Joel H. wrote: 12/10/2016
I Need Help. I need to know how to ship clear-coated items so that wrapping doesn’t leave marks on the product. Thanks. Joel H.
I’d be glad to tell you how we do it. It’s important that the clear-coat is cured to at least 90% before packaging begins. On projects I’ve had to cut, finish, clear & ship in the same day, I used an infrared curing lamp, identical to the one pictured below, which gives me a 90-95% Clear-Coat Cure in <15 Minutes.
We wrap the steel in NEWSPRINT, (not newspaper), tape the paper closed with 2″ wide packing tape (2.5-3.0mil), then wrap again in .125″ thick,closed-cell foam. I would advise against using tissue-paper, or any type of paper other than Newsprint. And, don’t use any Styrofoam, only closed-cell foam, which you can buy in several widths, perforated for easy tearing every 12″.
We make our cardboard (fibre-board) boxes from 4′ X 8′ sheets of DW (Double-Wall, 375# Test Cardboard, available at most packaging distributors or online. ULINE.com is a good source & they have several distribution centers throughout the U.S. & Canada.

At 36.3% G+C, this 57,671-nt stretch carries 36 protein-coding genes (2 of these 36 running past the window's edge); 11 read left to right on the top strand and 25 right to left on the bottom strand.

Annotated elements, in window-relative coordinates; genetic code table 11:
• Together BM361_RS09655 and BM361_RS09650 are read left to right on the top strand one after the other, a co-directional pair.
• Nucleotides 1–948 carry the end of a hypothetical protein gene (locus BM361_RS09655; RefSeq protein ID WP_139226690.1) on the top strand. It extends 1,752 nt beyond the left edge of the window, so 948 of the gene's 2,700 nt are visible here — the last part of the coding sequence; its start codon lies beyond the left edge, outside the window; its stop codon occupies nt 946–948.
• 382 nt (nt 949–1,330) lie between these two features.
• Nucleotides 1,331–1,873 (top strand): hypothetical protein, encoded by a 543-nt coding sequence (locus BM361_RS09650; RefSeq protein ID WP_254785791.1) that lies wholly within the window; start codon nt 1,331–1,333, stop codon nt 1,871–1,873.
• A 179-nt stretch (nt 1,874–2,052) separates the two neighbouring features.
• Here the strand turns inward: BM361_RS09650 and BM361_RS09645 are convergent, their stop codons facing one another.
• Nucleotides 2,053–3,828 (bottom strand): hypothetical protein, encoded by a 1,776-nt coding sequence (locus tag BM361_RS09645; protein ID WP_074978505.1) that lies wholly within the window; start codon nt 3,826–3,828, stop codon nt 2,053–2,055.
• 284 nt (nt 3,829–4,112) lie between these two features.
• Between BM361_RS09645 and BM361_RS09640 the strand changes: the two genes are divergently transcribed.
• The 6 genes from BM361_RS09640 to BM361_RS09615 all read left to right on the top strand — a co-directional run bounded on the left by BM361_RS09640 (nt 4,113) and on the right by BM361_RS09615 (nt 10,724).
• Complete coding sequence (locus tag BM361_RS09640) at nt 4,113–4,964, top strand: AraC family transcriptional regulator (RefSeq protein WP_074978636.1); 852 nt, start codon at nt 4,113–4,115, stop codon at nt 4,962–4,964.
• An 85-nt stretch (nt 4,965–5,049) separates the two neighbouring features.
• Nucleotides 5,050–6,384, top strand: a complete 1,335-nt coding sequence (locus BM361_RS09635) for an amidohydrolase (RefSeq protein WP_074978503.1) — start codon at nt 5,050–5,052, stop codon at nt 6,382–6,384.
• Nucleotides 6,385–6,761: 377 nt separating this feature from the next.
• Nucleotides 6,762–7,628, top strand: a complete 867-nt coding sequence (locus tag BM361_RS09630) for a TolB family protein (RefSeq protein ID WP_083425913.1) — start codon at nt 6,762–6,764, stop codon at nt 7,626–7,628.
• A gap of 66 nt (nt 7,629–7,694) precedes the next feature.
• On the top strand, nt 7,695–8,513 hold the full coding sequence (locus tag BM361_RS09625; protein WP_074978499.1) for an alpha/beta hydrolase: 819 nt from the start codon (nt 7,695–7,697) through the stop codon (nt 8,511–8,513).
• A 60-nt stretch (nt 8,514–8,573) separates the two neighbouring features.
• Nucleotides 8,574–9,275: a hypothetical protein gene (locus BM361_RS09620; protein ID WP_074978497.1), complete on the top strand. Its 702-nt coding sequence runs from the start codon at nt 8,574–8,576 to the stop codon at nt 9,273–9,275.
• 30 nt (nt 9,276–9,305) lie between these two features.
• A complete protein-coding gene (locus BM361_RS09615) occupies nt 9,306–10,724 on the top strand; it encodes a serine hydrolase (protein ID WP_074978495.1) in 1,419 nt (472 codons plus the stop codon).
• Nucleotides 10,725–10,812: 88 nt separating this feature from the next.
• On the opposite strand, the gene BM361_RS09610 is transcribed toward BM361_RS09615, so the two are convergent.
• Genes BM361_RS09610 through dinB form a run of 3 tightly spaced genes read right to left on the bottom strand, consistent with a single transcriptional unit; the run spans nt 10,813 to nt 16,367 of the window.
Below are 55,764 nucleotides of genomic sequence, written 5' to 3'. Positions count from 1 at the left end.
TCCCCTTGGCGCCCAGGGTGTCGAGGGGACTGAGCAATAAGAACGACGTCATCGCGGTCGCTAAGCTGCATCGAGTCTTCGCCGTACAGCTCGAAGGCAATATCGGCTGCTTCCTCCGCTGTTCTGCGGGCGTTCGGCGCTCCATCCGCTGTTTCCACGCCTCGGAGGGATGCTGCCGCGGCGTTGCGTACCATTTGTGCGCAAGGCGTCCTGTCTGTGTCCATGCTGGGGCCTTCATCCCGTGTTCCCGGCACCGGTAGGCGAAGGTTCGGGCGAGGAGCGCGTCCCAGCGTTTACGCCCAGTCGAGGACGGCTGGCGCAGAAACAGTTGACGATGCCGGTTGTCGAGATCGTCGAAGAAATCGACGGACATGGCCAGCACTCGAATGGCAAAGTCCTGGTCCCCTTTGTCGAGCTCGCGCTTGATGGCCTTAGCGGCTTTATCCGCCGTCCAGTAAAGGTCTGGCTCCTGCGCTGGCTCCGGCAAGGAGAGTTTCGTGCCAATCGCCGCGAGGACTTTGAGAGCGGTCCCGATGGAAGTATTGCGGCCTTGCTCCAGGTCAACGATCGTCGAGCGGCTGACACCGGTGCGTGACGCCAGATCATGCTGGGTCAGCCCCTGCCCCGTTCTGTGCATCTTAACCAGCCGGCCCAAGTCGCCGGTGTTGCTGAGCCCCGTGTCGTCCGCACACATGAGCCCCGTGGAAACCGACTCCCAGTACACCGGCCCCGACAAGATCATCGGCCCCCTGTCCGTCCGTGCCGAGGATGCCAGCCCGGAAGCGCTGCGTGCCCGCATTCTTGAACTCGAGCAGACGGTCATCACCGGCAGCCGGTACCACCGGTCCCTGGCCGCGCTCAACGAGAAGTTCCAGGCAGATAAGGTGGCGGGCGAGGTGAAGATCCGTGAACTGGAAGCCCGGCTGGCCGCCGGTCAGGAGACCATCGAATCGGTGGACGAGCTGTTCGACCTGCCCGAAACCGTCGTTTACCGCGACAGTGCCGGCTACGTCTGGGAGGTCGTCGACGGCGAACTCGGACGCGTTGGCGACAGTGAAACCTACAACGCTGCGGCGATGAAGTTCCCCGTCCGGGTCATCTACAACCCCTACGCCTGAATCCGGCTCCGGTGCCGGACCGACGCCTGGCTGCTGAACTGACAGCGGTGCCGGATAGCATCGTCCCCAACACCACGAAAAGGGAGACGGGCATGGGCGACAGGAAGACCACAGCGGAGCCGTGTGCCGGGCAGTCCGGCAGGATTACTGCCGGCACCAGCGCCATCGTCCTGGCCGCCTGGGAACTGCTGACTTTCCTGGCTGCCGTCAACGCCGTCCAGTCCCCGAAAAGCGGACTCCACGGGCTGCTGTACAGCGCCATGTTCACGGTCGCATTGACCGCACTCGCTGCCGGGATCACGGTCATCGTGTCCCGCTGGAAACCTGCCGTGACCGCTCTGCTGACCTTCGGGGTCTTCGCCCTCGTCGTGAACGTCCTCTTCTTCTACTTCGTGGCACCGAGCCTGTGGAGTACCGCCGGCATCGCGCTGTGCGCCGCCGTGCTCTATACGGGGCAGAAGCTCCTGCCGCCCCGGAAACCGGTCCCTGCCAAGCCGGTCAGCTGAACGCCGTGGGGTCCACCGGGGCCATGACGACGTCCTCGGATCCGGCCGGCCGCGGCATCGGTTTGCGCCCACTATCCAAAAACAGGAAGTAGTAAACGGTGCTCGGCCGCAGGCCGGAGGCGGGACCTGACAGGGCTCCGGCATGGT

We cut the cardboard 2″-2.5″ Strong on width & height, lay the foam-wrapped piece/s on one of the 2 sheets we cut & tape it down in a few places along the edge of the steel.
Then, the top piece of cardboard can be stapled together, or in most cases, we use 3″ wide/3.5 mil Packing Tape, to seal the edges.
If the steel being packaged & shipped is over 30-35#, we’ll often take the cardboard packaged box to a crating service that will encase what we’ve done in Luan, OSB or 1/4″ plywood & 3/4″-1-1/2″ Edge Framework, along with poly or metal banding, for the ultimate in rigidity & protection during shipping.
I’ve done the crating myself a few times & found it’s much cheaper (& way faster) to find someone that has the right equipment. It’s been my experience
that crating services are very reasonably priced.
We always crate Railing Panels or Large Signs for shipment, even if the project is only going to a nearby state.
Some of the crates we’ve shipped were nearly 10′ Long X 36″ Wide X 6″-8″ Thick, Overall. I try to limit Railing Panels to 3 per crate.
Your local LTL Trucking Services should know a crater in your area. We use ODFL for our shipping as they allow us to ship Class 50 (sheet metal) at tremendously reduced rates, usually less than $1.00 per pound, even to the east coast. We’re in Utah, so I find that very, very reasonable.
Since 2005, we’ve shipped many hundreds of pieces in the manner described above & never had damages or inner-wrap marring, sticking or scratching the clear-coat.
Hope that helps a little. If you have further questions or need source recommendations, please let me know.